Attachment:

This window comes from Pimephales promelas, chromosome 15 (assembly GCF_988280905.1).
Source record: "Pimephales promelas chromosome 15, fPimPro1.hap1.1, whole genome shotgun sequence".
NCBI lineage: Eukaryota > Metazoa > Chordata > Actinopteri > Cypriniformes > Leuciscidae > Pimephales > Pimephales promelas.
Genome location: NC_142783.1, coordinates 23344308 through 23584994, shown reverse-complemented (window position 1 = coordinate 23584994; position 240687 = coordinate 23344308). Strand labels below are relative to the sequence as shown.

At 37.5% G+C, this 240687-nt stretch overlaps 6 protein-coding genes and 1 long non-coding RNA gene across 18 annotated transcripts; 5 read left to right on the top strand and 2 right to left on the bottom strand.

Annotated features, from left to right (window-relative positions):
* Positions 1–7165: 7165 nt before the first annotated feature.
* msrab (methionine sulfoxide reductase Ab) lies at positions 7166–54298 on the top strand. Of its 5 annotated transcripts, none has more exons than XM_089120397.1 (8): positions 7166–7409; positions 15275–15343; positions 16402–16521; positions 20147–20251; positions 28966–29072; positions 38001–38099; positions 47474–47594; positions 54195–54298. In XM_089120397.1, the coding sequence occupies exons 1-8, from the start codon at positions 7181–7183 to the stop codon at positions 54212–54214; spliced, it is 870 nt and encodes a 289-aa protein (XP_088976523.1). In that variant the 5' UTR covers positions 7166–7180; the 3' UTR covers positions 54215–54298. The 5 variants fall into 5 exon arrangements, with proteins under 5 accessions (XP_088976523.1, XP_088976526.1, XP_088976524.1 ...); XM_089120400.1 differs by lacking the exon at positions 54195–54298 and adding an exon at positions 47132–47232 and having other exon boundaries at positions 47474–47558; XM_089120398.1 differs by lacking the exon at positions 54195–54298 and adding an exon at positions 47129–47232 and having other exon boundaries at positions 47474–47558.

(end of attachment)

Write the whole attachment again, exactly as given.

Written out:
This window comes from Pimephales promelas, chromosome 15 (assembly GCF_988280905.1).
Source record: "Pimephales promelas chromosome 15, fPimPro1.hap1.1, whole genome shotgun sequence".
NCBI lineage: Eukaryota > Metazoa > Chordata > Actinopteri > Cypriniformes > Leuciscidae > Pimephales > Pimephales promelas.
Genome location: NC_142783.1, coordinates 23344308 through 23584994, shown reverse-complemented (window position 1 = coordinate 23584994; position 240687 = coordinate 23344308). Strand labels below are relative to the sequence as shown.

At 37.5% G+C, this 240687-nt stretch overlaps 6 protein-coding genes and 1 long non-coding RNA gene across 18 annotated transcripts; 5 read left to right on the top strand and 2 right to left on the bottom strand.

Annotated features, from left to right (window-relative positions):
* Positions 1–7165: 7165 nt before the first annotated feature.
* msrab (methionine sulfoxide reductase Ab) lies at positions 7166–54298 on the top strand. Of its 5 annotated transcripts, none has more exons than XM_089120397.1 (8): positions 7166–7409; positions 15275–15343; positions 16402–16521; positions 20147–20251; positions 28966–29072; positions 38001–38099; positions 47474–47594; positions 54195–54298. In XM_089120397.1, the coding sequence occupies exons 1-8, from the start codon at positions 7181–7183 to the stop codon at positions 54212–54214; spliced, it is 870 nt and encodes a 289-aa protein (XP_088976523.1). In that variant the 5' UTR covers positions 7166–7180; the 3' UTR covers positions 54215–54298. The 5 variants fall into 5 exon arrangements, with proteins under 5 accessions (XP_088976523.1, XP_088976526.1, XP_088976524.1 ...); XM_089120400.1 differs by lacking the exon at positions 54195–54298 and adding an exon at positions 47132–47232 and having other exon boundaries at positions 47474–47558; XM_089120398.1 differs by lacking the exon at positions 54195–54298 and adding an exon at positions 47129–47232 and having other exon boundaries at positions 47474–47558.